Neuer Journal-Artikel in Machine Learning and Knowledge Extraction erschienen
Chandana Priya Nivarthi, Stephan Vogt, Bernhard Sick haben einen Artikel mit dem Titel Multi-Task Representation Learning for Renewable-Power Forecasting: A Comparative Analysis of Unified Autoencoder Variants and Task-Embedding Dimensions im journal Machine Learning and Knowledge Extraction untergebracht. Und darum geht es in dem Artikel:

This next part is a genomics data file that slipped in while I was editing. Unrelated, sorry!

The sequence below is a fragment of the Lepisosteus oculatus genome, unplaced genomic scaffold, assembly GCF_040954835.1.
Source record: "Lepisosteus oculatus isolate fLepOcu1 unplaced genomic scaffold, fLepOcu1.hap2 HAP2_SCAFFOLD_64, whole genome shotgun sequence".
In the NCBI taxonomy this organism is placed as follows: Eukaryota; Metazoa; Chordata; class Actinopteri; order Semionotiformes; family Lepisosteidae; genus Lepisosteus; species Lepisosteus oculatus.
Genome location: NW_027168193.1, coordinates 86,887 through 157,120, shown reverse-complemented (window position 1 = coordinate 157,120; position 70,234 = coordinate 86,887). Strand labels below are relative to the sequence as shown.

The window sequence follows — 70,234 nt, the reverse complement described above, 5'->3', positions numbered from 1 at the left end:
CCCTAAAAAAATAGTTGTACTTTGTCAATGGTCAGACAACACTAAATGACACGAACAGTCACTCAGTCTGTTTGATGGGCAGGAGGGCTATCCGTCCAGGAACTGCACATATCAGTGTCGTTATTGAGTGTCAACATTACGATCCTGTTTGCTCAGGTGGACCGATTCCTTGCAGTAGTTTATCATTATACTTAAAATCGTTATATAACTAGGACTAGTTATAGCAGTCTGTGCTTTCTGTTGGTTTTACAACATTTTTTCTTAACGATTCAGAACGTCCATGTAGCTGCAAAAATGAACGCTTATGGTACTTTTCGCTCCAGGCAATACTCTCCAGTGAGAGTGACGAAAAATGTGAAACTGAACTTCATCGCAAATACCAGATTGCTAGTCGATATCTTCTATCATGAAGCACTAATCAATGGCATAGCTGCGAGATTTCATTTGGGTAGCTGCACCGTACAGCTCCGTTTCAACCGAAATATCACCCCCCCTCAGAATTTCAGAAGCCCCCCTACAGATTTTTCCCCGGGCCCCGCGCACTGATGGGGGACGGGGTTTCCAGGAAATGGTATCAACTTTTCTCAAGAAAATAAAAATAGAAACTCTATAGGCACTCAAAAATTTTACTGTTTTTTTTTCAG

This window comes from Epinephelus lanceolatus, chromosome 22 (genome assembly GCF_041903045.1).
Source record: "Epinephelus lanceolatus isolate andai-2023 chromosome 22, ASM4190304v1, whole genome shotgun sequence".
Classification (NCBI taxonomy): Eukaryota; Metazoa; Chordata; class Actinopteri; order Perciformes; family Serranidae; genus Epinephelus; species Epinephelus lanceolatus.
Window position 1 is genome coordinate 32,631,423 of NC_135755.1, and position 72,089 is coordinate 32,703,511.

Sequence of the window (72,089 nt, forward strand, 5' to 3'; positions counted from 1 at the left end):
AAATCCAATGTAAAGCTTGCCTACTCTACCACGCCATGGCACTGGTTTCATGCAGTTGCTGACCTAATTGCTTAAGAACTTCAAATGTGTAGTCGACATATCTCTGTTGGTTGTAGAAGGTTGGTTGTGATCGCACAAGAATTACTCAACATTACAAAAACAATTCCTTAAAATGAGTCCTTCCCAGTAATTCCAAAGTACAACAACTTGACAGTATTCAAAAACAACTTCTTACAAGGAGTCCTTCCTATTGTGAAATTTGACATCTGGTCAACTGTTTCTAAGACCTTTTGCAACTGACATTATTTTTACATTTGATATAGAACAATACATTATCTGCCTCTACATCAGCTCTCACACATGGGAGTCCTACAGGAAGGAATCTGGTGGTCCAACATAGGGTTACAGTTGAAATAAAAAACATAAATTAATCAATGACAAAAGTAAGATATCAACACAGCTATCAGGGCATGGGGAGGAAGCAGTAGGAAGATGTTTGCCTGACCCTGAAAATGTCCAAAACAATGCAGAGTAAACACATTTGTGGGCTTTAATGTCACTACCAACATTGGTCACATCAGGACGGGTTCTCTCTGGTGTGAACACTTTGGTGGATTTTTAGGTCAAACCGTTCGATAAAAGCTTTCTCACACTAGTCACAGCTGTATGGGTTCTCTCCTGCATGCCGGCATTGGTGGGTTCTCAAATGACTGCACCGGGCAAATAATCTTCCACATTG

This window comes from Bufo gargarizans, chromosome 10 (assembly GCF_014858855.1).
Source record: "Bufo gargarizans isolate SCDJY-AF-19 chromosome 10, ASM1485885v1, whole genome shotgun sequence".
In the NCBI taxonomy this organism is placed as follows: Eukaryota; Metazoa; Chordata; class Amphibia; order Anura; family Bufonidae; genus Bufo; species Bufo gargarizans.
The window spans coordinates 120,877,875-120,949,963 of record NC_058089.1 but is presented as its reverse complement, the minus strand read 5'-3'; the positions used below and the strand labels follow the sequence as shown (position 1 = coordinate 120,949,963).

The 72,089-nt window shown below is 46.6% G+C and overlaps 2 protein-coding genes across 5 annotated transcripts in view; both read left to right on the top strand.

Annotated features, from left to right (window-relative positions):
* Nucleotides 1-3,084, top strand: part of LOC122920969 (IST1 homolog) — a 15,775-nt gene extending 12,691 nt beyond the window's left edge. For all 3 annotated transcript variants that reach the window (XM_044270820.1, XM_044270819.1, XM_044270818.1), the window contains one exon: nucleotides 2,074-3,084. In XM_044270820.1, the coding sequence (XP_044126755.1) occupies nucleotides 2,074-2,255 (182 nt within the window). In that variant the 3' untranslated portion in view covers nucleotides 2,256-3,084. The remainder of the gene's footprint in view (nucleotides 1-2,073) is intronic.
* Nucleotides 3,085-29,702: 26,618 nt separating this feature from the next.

Typically, renewable-power-generation forecasting using machine learning involves creating separate models for each photovoltaic or wind park, known as single-task learning models. However, transfer learning has gained popularity in recent years, as it allows for the transfer of knowledge from source parks to target parks. Nevertheless, determining the most similar source park(s) for transfer learning can be challenging, particularly when the target park has limited or no historical data samples. To address this issue, we propose a multi-task learning architecture that employs a Unified Autoencoder (UAE) to initially learn a common representation of input weather features among tasks and then utilizes a Task-Embedding layer in a Neural Network (TENN) to learn task-specific information. This proposed UAE-TENN architecture can be easily extended to new parks with or without historical data. We evaluate the performance of our proposed architecture and compare it to single-task learning models on six photovoltaic and wind farm datasets consisting of a total of 529 parks. Our results show that the UAE-TENN architecture significantly improves power-forecasting performance by 10 to 19% for photovoltaic parks and 5 to 15% for wind parks compared to baseline models. We also demonstrate that UAE-TENN improves forecast accuracy for a new park by 19% for photovoltaic parks, even in a zero-shot learning scenario where there is no historical data. Additionally, we propose variants of the Unified Autoencoder with convolutional and LSTM layers, compare their performance, and provide a comparison among architectures with different numbers of task-embedding dimensions. Finally, we demonstrate the utility of trained task embeddings for interpretation and visualization purposes.